He grins, and his car moves on. Another takes its place at the window. “You spend too much time talking to your boyfriend,” the woman, whose kids in the backseat are jumping around out of control, almost spit at me. “We’re hungry, and it’s raining you inconsiderate bitch.”
***From The Author***

What I want your followers to know about La Paloma, my new novel

La Paloma is not a crime-heavy cartel story with lots of murders and bloody events. It is a story about Teresa Diaz’s facing the question of who she is, a daughter of Mexico’s proud history or a Latina trying to fit into the American Culture? When the story opens, she is an AB540 scholarship student at UCLA, working for a degree in communications and dating a Caucasian boy. When her father is deported in an ICE raid, Teri must go into Mexico to bring him home. She doesn’t have documentation, so it is a risk, but her family is falling apart, and she feels compelled to go. Her journey into Mexico is like falling down a rabbit hole of mysterious events, but it also becomes a journey of self-realization that included a romance with the son of a cartel boss. In the end, many of her questions about herself are answered, and some are left ambiguous and unanswered.
My interest, as it is in all my novels, is how a situation effects the people involved in it. In this case a 20-year-old Latina named Teresa Diaz. She is a young woman who has been brought up in many of the traditions of Mexico, living in a southern California community that is heavily Latino, trying to be an American girl. How can that possibly be good for her self-image?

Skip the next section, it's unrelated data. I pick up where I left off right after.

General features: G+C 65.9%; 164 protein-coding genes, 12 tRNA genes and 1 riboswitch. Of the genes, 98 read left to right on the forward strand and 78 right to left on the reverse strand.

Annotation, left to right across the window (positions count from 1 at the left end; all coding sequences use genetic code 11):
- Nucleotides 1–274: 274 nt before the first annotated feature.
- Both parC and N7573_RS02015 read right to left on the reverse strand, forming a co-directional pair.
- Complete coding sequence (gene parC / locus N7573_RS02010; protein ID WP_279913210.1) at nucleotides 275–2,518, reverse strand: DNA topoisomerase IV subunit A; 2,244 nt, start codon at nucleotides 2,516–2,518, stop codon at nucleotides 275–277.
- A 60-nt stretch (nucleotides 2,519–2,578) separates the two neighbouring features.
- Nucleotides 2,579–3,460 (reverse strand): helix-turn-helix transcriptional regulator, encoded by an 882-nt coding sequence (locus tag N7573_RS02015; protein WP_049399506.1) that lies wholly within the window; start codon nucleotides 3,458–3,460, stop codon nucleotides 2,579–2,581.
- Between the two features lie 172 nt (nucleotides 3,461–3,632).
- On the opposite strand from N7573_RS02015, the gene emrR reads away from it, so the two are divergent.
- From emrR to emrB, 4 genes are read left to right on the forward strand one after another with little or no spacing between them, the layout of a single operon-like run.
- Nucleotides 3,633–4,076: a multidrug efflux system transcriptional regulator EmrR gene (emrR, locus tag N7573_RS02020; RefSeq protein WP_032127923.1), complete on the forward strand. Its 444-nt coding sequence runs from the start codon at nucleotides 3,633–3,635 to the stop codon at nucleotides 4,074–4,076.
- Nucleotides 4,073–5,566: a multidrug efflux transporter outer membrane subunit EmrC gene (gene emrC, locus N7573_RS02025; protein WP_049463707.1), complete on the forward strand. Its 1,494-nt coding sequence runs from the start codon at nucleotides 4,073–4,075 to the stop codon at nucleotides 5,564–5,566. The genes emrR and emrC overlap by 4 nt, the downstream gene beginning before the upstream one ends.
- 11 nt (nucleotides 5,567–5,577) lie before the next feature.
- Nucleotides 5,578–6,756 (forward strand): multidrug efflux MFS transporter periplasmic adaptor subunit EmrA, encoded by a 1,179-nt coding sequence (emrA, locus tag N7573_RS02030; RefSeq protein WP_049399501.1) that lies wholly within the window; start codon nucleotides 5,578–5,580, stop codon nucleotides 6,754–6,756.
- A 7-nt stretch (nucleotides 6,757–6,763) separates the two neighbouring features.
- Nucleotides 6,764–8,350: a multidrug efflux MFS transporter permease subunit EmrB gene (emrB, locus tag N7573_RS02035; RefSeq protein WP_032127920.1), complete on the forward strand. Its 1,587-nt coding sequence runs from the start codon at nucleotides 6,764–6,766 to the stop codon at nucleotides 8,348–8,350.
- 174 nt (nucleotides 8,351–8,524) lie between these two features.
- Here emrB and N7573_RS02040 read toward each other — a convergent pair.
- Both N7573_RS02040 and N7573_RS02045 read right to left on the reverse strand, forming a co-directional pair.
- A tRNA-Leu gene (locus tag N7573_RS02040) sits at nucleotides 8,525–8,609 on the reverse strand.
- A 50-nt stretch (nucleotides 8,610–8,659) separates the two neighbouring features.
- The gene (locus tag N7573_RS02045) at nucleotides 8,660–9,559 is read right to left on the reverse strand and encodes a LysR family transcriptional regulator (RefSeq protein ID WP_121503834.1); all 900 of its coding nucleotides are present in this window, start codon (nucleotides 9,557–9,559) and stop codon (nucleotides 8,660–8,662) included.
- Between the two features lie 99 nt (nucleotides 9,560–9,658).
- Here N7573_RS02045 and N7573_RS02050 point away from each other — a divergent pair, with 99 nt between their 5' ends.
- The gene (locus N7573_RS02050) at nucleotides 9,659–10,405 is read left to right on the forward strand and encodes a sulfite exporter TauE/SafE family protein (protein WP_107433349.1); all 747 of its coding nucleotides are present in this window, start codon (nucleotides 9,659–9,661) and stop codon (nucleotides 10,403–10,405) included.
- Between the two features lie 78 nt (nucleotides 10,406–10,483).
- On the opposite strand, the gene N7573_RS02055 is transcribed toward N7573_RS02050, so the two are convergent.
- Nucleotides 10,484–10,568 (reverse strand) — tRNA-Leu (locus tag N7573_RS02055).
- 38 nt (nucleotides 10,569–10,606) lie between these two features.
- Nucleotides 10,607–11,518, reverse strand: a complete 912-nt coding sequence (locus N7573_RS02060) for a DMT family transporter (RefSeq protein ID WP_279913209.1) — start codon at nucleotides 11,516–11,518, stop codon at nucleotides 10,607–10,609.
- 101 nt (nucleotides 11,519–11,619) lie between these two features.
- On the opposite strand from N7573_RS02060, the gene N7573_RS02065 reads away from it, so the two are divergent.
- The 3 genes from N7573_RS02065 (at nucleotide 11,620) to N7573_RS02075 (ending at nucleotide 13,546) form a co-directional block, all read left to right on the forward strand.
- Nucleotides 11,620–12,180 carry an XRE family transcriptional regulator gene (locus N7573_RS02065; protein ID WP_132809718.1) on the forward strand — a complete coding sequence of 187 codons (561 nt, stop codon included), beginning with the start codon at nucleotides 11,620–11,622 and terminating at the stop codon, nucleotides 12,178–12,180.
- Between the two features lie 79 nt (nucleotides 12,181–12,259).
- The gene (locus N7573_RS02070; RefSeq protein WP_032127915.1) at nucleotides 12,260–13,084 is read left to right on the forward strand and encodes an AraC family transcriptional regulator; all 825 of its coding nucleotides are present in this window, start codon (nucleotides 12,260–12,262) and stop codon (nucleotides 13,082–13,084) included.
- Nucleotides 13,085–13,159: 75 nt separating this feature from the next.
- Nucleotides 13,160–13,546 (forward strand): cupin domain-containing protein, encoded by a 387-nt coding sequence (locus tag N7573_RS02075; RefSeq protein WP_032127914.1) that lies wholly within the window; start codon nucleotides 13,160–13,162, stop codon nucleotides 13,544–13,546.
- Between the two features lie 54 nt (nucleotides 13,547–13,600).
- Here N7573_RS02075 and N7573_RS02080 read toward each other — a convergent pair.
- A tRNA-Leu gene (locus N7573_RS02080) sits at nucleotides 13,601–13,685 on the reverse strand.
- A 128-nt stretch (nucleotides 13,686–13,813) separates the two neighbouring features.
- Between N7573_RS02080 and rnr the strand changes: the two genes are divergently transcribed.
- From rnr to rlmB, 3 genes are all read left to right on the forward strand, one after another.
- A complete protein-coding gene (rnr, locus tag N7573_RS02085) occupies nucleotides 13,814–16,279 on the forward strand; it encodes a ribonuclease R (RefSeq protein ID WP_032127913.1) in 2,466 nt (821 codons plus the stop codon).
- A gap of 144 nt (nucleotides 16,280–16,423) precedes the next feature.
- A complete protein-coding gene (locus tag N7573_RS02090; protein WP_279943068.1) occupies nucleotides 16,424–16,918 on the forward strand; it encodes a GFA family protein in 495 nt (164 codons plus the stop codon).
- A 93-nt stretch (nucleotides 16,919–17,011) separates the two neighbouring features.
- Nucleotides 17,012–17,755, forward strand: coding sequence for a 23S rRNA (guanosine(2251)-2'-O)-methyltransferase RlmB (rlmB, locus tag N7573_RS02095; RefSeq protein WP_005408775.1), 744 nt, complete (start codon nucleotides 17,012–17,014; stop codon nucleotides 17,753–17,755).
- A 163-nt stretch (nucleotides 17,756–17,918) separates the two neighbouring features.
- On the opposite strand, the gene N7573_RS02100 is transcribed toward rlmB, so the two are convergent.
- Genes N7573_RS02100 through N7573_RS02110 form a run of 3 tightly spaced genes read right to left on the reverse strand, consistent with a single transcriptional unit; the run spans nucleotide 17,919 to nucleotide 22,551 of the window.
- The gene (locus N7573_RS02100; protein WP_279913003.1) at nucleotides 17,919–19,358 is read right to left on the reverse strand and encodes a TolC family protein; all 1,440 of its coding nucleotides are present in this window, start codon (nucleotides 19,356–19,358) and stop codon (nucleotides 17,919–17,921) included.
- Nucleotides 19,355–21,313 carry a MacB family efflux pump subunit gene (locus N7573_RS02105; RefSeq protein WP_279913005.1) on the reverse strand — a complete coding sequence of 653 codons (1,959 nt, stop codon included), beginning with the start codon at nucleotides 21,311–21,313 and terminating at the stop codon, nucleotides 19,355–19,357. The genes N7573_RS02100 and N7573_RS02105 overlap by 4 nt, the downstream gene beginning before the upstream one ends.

I love Mexico. I’ve been there more than a dozen times, several as a journalist. I know first-hand the beauty of the states of Michoacan and Guanajuato, and the country’s history. I spent 4 days working with the US Border Patrol intercepting Mexican smugglers wading across the Rio Grande River from Juarez to El Paso. These were not dangerous men. They were middle age men trying to make a living to support their families. I interviewed several of the smugglers we apprehended (that is a story for a different time because it was a cops and robbers comedy it you ever saw one) and one of them told me in Spanish, pointing at his running shoes, that his daughters didn’t want to wear cheap shoes like he had on to school. They wanted Nikes and Adidas. That tells you a lot about the Mexican economy.
I didn’t do that trip with the Border Patrol to gather fiction input, but it gave me all the input I needed for my novel. This is not a gritty cartel crime story. In reality this is a coming of age story in which Teri must wrestle with and decide who she wants to be as an adult. In the next to last chapter she tells a new friend, “I just want to be proud of who I am.” The ending is ambiguous. Hopefully asking readers to think about what Teri will do; and maybe asking themselves what they would do.